Two Ancient Statues Get Reconstructed Through 3D-Modelling to Go Back to Mosul
Many archaic statues and artifacts were destroyed by Islamic State militants and vandals when the Iraqi city of Mosul was occupied by ISIS.
Raising the city, which also suffered devastating bloodshed during that time, from the rubble will be hard work. The good news is some of the statues, which were destroyed, have been reconstructed with the help of 3D-scanners.
Two ultradetailed facsimiles of the massive stone statues known as Lamassu, will later this month start a journey from the Netherlands to take up permanent residence in Mosul.
During the Mosul occupation, the Islamic State made a spectacle of smashing Assyrian artifacts. With the Islamic State now gone from Mosul, the organizers of the Nineveh exhibition in the Netherlands, decided to send the replicas of the lamassu to Mosul.
Lamassu are believed to be protective spirits and the original statues dated back almost 3,000 years to the Assyrian empire.
Excavated statues brought to London
The two new statues are copies of two Lamassu that were originally excavated by a British archaeological expedition in the mid-19th century.
While examining Mesopotamia, the group uncovered a field of artifacts which had been buried for 2,700 years. The Lamassu found, which were imposing winged statues, once stood guard along the walls surrounding the ancient city of Nineveh, near Mosul.
The excavators brought two of the statues back to London. In 2004, the art historian Adam Lowe who heads Factum Arte, an art studio, set out to record these statues at a 300-micrometer resolution to produce copies of them for a traveling exhibition.
Lowe and his team scanned the Lamassu and relief panels and shards at the British Museum. For the Lamassu, they used a white-light scanner built by the company NUB3D.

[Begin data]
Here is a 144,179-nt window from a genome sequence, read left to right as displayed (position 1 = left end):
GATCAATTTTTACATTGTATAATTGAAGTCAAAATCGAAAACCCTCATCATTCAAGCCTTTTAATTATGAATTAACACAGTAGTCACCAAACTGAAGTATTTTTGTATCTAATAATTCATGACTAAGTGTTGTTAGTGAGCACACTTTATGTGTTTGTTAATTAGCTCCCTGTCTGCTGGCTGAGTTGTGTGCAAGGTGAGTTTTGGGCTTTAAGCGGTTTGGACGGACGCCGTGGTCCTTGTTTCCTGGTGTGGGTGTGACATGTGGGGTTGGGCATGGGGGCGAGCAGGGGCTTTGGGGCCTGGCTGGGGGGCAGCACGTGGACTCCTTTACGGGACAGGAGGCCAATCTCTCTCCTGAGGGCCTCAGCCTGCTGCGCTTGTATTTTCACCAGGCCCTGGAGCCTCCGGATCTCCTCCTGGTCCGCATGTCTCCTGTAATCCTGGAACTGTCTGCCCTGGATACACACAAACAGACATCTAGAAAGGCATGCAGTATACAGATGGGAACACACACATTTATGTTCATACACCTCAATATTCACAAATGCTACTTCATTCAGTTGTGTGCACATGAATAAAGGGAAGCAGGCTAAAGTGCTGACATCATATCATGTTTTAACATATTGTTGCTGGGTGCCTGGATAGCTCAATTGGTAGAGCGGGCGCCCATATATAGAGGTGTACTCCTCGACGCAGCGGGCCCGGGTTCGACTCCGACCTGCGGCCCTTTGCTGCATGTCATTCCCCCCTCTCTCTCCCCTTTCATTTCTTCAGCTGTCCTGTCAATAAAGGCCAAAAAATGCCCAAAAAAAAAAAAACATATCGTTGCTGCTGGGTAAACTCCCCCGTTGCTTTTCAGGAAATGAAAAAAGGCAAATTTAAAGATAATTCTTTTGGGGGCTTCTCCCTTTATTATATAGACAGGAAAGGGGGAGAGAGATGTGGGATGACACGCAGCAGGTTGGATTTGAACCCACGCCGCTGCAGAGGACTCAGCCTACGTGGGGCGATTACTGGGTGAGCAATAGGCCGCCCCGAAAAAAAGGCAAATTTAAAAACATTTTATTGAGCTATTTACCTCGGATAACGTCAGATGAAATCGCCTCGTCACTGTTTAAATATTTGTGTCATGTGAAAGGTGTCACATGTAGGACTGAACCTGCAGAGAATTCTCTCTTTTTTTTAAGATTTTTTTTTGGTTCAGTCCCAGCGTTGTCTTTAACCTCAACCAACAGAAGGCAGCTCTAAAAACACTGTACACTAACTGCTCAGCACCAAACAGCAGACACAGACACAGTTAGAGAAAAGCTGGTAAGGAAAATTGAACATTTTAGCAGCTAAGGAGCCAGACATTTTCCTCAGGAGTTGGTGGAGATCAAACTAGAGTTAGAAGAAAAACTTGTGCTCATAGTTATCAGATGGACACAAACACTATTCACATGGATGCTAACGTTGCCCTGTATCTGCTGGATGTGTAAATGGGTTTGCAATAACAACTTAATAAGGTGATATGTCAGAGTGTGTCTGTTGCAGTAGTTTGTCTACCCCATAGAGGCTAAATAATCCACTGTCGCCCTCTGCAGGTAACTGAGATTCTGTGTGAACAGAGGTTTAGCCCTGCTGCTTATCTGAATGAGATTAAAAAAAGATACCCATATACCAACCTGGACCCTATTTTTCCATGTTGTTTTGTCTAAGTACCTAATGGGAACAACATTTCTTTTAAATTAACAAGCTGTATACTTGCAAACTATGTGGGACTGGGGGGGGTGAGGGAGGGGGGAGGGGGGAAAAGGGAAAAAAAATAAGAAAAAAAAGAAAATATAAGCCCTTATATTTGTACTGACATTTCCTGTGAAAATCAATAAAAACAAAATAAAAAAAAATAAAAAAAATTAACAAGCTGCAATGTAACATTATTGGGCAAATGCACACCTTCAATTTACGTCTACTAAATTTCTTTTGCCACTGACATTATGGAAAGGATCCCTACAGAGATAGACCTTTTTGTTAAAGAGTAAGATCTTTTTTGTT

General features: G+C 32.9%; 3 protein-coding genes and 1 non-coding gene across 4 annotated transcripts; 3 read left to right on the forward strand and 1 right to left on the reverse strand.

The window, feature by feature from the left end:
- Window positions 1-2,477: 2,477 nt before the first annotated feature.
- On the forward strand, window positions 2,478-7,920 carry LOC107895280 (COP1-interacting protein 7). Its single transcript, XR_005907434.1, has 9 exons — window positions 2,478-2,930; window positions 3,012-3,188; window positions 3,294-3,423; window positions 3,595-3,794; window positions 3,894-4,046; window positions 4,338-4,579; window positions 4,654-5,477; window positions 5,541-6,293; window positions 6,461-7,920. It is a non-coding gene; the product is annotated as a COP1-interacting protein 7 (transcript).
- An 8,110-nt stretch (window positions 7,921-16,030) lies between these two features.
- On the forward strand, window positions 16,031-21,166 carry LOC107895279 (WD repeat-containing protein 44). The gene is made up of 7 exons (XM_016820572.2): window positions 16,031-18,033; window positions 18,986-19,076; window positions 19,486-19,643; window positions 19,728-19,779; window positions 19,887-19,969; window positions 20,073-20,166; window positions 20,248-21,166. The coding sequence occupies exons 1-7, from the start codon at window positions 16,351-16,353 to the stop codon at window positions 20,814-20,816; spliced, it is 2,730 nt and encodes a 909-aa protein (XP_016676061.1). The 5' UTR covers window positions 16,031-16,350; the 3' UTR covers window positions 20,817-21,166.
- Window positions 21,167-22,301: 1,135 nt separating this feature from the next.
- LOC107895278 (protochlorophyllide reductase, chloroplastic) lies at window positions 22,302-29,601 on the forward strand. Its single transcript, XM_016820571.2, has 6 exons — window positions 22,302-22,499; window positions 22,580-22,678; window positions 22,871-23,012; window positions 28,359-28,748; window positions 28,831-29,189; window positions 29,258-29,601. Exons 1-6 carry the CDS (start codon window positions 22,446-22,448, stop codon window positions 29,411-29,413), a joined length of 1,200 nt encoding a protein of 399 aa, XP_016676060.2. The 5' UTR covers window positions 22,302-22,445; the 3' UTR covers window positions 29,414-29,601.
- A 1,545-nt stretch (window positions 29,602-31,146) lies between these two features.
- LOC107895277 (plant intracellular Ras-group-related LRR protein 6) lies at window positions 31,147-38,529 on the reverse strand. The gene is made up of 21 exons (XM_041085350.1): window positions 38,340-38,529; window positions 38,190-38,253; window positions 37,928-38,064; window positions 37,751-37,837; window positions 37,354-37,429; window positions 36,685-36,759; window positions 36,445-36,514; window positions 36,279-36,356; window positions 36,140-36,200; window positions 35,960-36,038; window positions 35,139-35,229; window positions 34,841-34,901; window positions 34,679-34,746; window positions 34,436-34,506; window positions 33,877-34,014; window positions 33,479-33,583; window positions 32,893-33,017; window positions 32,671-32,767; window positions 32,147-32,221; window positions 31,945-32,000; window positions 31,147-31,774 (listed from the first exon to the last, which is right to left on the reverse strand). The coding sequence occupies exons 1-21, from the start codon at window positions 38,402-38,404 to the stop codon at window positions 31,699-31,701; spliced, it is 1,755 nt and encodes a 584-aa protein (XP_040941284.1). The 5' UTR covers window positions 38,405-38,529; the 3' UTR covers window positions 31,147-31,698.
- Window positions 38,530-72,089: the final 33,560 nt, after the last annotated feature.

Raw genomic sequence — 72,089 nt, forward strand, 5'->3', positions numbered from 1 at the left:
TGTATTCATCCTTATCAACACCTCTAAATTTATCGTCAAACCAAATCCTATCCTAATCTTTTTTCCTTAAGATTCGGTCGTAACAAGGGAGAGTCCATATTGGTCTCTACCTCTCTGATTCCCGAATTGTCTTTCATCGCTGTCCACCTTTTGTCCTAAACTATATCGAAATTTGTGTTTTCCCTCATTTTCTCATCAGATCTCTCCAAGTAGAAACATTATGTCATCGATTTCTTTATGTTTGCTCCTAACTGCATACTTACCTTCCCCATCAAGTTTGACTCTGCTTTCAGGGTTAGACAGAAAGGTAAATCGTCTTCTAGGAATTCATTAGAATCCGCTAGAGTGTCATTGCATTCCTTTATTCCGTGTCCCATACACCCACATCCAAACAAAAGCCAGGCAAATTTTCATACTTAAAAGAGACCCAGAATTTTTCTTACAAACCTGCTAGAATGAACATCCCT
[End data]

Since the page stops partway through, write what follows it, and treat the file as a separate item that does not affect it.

Factum Arte’s work with these Lamassu is among the highest-resolution 3D scans ever of objects that size. But the traveling exhibition did not take place due to financial problems and the Iraq war.
However, data from the scans remained. Then, four years ago, Lucas Petit, curator at the National Museum of Antiquities in the Netherlands, started organizing an exhibition about Nineveh. He wanted to include the facsimiles in the exhibition.
Factum Arte used data from old scans
Work finally started in 2016 after Petit contacted Lowe. Factum Arte used the data from the old scans to control a milling machine that carved a dense polyurethane solid into the shape of each Lamassu.
The studio then used these models to make silicon molds in sections for the sculptures.
Faisal Jeber, director of the Gilgamesh Center for Antiquities and Heritage Protection, is eager for the facsimiles to arrive. “Lamassu have become an icon of the Mosul resurrection post-ISIS,” he says.
Mosul’s east bank is slowly returning to normal, while the west bank, which is still 60 to 80 percent destroyed, tries to re-establish basic services, such as water and electricity. It has been announced that the British Museum will hold on to the originals.
However, as products of the digital age, the facsimiles pose questions about authenticity and where they actually belong.
"For me, this is the one thing that needs to be done for humans to go to Mars," Franklin Chang-Díaz told Interesting Engineering in an interview.